embraced by an age starved by materialism and yearning for
a higher knowledge;—the sudden return of India upon itself
at a time when all that was peculiarly Indian seemed to wear
upon it the irrevocable death-sentence passed on all things that
in the human evolution are no longer needed;—the miraculous
94 Karmayogin, 3 July 1909
uprising and transformation of weakness into strength brought
about by that return;—all this seems to us to be not fortuitous
and accidental but inevitable and preordained in the decrees of
an over-ruling Providence. The rationalist looks on such beliefs
and aspirations as mysticism and jargon. When confronted with
the truths of Hinduism, the experience of deep thinkers and the
choice spirits of the race through thousands of years, he shouts
“Mysticism, mysticism!” and thinks he has conquered. To him
there is order, development, progress, evolution, enlightenment
in the history of Europe, but the past of India is an unsightly
mass of superstition and ignorance best torn out of the book
of human life. These thousands of years of our thought and
aspiration are a period of the least importance to us and the true
history of our progress only begins with the advent of European
education! The rest is a confused nightmare or a mere barren
lapse of time preparing nothing and leading to nothing. This
tone is still vocal in the organs of the now declining school of
the nineteenth century some of which preserve their influence in
the provinces where the balance in the struggle between the past
and the future has not inclined decidedly in favour of the latter.
In Bengal it is still represented by an undercurrent of the old
weakness and the old want of faith which struggles occasionally
to establish itself by a false appearance of philosophical weight
and wisdom. It cannot really believe that this is a movement
with a divine force within and a mighty future before it. The
only force it sees is the resentment against the Partition which in
its view is enough to explain everything that has happened, the
only future it envisages is reform and the reversal of the Partition.
Recently, however, the gospel of Nationalism has made so much
way that the organs of this school in Bengal have accepted many
of its conclusions and their writings are coloured by its leading
ideas. But the fundamental idea of the movement as a divine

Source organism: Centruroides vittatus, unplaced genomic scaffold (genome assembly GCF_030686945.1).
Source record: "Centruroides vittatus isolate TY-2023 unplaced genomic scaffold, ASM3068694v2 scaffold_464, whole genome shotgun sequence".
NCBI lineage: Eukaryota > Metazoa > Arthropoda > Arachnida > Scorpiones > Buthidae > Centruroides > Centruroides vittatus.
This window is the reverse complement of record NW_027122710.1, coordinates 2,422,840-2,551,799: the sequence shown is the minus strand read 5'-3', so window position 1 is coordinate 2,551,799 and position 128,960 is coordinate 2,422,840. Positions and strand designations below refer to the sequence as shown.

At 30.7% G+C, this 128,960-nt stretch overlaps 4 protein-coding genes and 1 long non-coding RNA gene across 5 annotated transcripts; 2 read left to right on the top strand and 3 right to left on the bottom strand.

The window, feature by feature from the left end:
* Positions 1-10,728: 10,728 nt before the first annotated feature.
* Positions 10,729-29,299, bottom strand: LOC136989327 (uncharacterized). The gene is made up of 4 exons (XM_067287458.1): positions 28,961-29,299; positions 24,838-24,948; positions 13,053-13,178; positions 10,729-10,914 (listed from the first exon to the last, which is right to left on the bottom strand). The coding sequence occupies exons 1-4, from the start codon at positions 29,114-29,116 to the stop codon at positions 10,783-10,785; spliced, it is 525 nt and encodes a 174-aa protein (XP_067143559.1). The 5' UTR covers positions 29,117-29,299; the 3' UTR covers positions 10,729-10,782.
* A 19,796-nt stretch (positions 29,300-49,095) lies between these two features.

manifestation purposing to raise up the nation not only for its
own fulfilment in India but for the work and service of the
world and therefore sure of its fulfilment, therefore independent
of individuals and superior to vicissitudes and difficulties, is one
which they cannot yet grasp. It is a sentiment which has been
growing upon us as the movement progressed, but it has not
yet been sufficiently put forward by the organs of Nationalism
itself, partly because the old idea of separating religion from
politics lingered, partly because the human aspects of the Nationalist
faith had to be established before we could rise to the
divine. But that divine aspect has to be established if we are to
have the faith and greatness of soul which can alone help us
in the tremendous developments the signs of the time portend.
There is plenty of weakness still lingering in the land and we
cannot allow it to take shelter under the cry of expediency and
rationality and seek to kill the faith and force that has been born
in the hearts of the young. The Karmayogin has taken its stand
on the rock of religion and its first object will be to combat
these reactionary tendencies and lead the nation forward into
the fuller light for which the Bande Mataram and other organs
of the new faith only prepared. The gospel of Nationalism has
not yet been fully preached; its most inspiring tenets have yet
to be established not only by the eloquence of the orator and
inspiration of the prophet but by the arguments of the logician,
the appeal to experience of the statesman and the harmonising
generalisations of the scientist.